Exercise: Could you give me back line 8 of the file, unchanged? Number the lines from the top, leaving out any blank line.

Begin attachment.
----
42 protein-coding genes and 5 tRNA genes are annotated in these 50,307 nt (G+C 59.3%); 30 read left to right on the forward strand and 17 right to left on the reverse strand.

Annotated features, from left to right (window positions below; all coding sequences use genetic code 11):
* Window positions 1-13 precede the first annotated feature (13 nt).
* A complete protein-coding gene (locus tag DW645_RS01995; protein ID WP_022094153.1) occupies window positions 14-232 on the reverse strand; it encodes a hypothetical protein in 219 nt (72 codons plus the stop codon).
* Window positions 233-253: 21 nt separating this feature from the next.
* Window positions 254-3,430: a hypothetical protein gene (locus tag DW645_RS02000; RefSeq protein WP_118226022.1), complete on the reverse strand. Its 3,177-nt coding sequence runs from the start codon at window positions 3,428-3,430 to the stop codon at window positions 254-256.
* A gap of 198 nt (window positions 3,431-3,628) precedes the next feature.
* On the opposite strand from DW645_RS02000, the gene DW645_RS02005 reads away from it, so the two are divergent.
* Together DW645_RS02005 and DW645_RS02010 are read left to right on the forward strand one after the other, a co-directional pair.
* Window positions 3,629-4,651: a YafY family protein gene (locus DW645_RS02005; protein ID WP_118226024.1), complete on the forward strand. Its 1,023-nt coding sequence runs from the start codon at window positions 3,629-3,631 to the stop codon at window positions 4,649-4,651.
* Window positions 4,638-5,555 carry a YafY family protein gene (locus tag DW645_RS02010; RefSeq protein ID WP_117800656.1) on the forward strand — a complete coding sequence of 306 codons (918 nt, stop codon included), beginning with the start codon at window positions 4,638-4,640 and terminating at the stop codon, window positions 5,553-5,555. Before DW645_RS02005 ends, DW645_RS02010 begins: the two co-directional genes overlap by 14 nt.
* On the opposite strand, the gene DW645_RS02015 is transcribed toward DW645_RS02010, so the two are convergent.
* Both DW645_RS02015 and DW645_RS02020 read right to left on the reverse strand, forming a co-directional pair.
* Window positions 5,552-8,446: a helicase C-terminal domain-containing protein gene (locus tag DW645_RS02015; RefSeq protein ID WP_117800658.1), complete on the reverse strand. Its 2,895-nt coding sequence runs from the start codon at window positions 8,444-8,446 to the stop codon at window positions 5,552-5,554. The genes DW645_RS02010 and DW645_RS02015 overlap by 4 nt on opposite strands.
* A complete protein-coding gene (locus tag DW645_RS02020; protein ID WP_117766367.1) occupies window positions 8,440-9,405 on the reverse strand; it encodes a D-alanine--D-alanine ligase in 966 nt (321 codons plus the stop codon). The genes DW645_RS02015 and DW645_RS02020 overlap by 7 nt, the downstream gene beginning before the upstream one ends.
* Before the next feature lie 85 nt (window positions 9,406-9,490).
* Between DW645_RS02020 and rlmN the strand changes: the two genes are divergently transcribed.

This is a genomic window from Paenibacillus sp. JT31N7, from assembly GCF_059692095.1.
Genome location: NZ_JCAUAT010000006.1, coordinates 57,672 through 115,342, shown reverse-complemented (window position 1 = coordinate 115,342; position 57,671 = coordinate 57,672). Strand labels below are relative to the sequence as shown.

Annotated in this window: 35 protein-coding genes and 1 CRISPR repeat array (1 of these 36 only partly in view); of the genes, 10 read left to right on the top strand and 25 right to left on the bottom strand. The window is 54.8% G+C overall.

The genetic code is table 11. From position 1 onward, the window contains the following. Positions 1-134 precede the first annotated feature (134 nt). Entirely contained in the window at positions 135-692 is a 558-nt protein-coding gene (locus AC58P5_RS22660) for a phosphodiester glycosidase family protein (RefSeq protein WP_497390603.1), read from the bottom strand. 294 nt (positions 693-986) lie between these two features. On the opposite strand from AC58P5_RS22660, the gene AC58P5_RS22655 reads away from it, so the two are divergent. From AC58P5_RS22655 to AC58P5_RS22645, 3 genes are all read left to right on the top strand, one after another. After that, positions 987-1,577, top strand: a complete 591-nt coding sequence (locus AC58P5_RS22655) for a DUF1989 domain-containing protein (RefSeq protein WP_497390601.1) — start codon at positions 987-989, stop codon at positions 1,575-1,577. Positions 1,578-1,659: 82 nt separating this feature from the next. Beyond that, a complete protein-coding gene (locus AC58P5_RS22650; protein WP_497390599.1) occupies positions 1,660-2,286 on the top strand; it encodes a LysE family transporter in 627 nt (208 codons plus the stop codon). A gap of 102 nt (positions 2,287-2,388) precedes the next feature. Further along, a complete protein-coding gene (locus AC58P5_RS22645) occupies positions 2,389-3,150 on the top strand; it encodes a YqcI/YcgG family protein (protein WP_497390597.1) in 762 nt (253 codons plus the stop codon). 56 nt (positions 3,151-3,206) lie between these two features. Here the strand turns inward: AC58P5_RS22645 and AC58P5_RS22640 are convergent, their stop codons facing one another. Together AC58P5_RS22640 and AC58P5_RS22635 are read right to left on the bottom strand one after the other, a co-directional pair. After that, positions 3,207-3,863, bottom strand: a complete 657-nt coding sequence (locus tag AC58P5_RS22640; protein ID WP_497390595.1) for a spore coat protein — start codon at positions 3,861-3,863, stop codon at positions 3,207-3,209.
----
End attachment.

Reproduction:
* On the opposite strand from DW645_RS02000, the gene DW645_RS02005 reads away from it, so the two are divergent.